Thomas began to build his own residence, Malahide House in 1806 and completed the main part of it in 1833. A guest house was added in 1848. The house, which was sold in 1987, contained some of the Old Colonel's furniture including his bed in the north room. Historically-minded citizens, fought a long battle to hve the house made a National or Provincial Historic Site, but to no avail. Unlike Malahide Castle over 'ome, sadly Malahide House here was demolished in 1997.

Warned by Brock to prepare to meet invading Americans, Talbot had difficultly raising a militia, his pompous unpopularity a big factor. Like many Upper Canadians, Talbot had serious doubts that a few Canadians could ever defeat the American hordes. Brock's shock at his negativity turned to contempt when Talbot informed him that he hoped his leisurely life, comparable to that of a count in the country, would not have to be sacrificed by prolonged futile fighting. When the conflict came, however, the colonials rose to the occasion and the old colonel expressed satisfaction with his militia, "whose ardour was greatly increased by the support of the British 19th Light Dragoons."

[*] Fast forward May 1991 - $70-million resort eyed for Lake Erie homestead of Colonel Thomas Talbot. This complex involves two 18-hole golf courses, a marina, a private bording school and a hotel. The site located on a wooded bluff overlooking Lake Erie, is the home of bald eagles and 14-species of rare plants. The development proposal is expected to receive close scrutiny from nature groups.

St. Patrick's Cathedral
photo by
B Wilson

Jonathan Swift

Meanwhile Will toured St. Patrick's Anglican Cathedral, whose Dean for 29 years (1713-1742), was Jonathan Swift. The place was crowded with many intent on photographing and buying books on Swift, the great cathedral and its interesting contents.

Swift in the Dean's Chair

Our tours unexpectedly involved Johnson and Swift, whose lives crossed paths too, althought the two men never met. Samuel Johnson wanted a teaching position for which he needed a degree in a hurry. Because he was a writer with a growing reputation, a friend felt Johnson deserved to get his degree. He wrote to a friend of Swift's to inquire whether Swift would recommend to Dublin University, from which Swift had graduated, that it grant a Master of Arts degree to Johnson. In those days influence worked this way and it was thought a word from the prestigious Dean of St.Patrick's would convince his old university to grant a purely cosmetic, mail-order degree to Johnson. Samuel said he would even be willing to travel all the way to Dublin, if necessary, to sit for any kind of examination.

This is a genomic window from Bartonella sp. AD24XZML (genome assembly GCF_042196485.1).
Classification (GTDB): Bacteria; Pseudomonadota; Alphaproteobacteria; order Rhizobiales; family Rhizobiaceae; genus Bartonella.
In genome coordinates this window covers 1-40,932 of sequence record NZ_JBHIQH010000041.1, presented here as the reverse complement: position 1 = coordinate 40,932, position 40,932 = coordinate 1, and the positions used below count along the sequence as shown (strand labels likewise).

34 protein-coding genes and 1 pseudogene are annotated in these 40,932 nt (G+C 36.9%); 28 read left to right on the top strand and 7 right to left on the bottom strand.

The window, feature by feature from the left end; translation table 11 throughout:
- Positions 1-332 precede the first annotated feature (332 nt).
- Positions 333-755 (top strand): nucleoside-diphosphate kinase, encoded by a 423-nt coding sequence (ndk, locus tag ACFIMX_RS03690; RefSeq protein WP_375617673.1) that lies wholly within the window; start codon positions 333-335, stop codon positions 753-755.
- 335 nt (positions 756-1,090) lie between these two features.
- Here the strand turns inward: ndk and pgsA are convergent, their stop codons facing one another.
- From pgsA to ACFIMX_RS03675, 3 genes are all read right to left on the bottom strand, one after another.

Swift did not know Johnson at the time. It is not known whether Swift ever received the request or whether he did and his word failed to accomplish the favour. In any case, the degree was never granted. Johnson did not know why, but he assumed the worst, resented it and reflected his chagrin when he wrote his Lives of the Poets. In his life of Swift, he indicated that when Swift was a student at Trinity College, Swift had been found to be "conspicuously deficient" by the examiner and had obtained his bachelor's degree at long last by special favour, a term used at that university to denote want of merit. Johnson also had reservations about Swift's competetence as a writer, doubting he really wrote some of the better stuff.

There were sad similarities in the lives of the two men who never met. Johnson like aged Swift was, "Deaf, giddy, helpless, left alone. To all my friends a Burthen grown." Swift went mad at the end of his life and his mercenary servants exhibited him drooling and idiotic to the gaping public.

Both were men whose minds died before reaching the "Strange Other World."

Like Johnson, he was obsessed with death, often melancholy and terrified of insanity. Swift pointed to a tree top where the leaves had died and said, "I shall be like that tree; I shall die at the top." He hated solitude and felt conversation was, "the greatest softener of the ills of life."

Swift was a dedicated dean, who performed his offices with decency and exactness. Generous to the poor, he vigorously defended the rights of the oppressed Irish.

Some sources say he was always hoping for a call to a more prestigious position in England. He was active in politics and perhaps he may have offended or angered Queen Anne in some way, either by what he said or wrote. In any case the call never came.

Swift's sweetheart, Esther Johnson, was a girl he named, Stella, about whose relationship there was constant gossip. They are thought to have secretly married. She died before him and he rushed back from England to be at her side before she passed away.

Swift wrote this prayer on 6 November 1827; Stella died on 28 January 1828.

"Forgive the sorrow and weakness of those among us who sink under the grief and terror of losing so dear and useful a friend. Accept and pardon our most earnest prayers and wishes for her continuance in this evil world, that she may still be a comfort to us, who will want the benefit of her conversation, her advice, her good offices and her charity."